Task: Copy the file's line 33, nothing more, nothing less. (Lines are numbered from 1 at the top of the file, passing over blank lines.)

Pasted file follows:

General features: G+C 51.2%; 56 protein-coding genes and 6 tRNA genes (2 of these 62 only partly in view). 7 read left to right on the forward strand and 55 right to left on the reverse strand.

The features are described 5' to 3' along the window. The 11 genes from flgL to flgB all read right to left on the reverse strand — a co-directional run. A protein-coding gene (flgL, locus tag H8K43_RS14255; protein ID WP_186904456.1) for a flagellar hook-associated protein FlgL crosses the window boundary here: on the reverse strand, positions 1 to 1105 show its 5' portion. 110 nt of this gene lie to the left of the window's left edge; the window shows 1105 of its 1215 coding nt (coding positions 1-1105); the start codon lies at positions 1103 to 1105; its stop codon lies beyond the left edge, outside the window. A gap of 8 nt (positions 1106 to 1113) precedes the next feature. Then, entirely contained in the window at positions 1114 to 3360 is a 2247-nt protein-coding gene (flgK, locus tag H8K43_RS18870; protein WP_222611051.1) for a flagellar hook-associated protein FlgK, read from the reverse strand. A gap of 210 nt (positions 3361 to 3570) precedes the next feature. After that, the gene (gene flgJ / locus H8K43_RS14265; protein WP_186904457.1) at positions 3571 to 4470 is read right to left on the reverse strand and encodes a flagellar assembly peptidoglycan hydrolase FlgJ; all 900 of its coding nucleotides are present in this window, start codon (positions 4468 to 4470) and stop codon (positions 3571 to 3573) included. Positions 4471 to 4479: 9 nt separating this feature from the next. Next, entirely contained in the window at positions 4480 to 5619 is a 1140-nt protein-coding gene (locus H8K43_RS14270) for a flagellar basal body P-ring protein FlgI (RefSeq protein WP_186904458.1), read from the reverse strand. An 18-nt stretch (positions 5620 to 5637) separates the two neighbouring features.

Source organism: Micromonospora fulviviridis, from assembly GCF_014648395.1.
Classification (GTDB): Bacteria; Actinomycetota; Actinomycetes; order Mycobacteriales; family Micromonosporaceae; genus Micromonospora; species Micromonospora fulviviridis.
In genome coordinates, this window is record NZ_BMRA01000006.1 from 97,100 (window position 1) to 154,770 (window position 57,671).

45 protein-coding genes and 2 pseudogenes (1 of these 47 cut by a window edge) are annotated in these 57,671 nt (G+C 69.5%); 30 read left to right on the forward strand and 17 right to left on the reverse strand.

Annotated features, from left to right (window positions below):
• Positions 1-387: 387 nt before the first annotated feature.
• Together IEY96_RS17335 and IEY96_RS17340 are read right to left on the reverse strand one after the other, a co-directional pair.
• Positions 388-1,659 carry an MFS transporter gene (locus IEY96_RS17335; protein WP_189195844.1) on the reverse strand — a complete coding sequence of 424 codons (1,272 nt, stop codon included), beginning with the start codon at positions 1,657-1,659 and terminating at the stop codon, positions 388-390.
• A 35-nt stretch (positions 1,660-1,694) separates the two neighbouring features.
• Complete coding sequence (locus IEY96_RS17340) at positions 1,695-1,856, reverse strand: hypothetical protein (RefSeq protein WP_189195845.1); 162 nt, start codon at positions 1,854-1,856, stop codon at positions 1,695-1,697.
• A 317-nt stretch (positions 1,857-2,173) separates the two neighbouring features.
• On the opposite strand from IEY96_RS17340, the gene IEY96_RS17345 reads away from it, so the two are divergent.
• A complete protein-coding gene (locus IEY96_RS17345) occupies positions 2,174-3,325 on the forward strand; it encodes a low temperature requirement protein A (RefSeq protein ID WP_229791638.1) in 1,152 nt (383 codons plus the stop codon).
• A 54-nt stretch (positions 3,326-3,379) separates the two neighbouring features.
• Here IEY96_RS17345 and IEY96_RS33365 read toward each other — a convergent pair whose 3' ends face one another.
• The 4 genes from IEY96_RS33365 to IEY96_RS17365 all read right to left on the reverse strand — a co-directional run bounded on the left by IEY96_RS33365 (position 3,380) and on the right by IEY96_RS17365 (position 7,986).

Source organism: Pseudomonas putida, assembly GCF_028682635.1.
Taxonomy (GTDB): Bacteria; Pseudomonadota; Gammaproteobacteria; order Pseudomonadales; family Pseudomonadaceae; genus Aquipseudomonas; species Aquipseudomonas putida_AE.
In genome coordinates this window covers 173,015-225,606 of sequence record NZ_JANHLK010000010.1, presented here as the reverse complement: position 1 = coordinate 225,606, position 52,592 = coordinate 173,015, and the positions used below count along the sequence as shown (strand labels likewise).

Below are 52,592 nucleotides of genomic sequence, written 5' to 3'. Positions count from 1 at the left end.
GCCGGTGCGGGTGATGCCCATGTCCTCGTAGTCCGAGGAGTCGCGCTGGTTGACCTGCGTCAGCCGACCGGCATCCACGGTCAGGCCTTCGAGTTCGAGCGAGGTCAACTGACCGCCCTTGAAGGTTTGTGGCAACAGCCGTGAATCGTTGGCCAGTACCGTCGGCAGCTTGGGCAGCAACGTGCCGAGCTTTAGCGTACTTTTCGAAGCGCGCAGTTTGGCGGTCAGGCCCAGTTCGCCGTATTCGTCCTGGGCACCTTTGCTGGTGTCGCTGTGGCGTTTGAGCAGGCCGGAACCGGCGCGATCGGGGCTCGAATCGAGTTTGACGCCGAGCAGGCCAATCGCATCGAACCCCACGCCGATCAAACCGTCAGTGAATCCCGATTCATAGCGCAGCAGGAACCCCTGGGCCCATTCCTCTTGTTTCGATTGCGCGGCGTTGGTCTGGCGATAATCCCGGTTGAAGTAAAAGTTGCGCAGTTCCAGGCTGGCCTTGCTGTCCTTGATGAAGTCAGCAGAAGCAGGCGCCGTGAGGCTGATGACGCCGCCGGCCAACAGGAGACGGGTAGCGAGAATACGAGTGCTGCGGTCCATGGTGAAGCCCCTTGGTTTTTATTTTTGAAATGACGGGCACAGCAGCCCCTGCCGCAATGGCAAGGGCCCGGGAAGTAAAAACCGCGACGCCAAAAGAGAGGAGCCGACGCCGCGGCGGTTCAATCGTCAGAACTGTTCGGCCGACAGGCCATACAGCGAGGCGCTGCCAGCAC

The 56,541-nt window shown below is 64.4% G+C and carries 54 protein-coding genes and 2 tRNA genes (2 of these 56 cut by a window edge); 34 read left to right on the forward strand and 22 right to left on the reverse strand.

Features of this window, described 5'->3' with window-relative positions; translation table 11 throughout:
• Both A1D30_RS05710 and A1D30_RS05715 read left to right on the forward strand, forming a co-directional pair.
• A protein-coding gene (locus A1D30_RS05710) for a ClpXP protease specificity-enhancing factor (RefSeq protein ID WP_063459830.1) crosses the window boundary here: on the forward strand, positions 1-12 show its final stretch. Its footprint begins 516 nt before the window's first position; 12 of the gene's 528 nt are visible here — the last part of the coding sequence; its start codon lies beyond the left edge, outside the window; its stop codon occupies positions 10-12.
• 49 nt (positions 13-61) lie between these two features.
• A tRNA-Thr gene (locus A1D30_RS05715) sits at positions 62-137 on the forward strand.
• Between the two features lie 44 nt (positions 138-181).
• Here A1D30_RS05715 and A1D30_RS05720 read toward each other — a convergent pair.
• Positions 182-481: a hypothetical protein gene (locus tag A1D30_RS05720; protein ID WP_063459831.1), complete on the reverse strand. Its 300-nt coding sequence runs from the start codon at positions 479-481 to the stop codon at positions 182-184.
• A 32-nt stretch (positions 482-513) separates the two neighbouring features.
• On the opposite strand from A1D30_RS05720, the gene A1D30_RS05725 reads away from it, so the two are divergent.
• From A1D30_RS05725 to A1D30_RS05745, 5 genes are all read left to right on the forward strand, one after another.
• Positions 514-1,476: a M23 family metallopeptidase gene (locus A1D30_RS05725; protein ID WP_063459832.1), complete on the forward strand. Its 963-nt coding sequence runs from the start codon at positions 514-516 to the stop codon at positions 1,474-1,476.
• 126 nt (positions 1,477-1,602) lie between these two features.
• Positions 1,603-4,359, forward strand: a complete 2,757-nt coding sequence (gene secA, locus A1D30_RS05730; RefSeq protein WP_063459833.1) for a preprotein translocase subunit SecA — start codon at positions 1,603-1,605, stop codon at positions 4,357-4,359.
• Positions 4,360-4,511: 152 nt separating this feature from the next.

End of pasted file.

• A 32-nt stretch (positions 482-513) separates the two neighbouring features.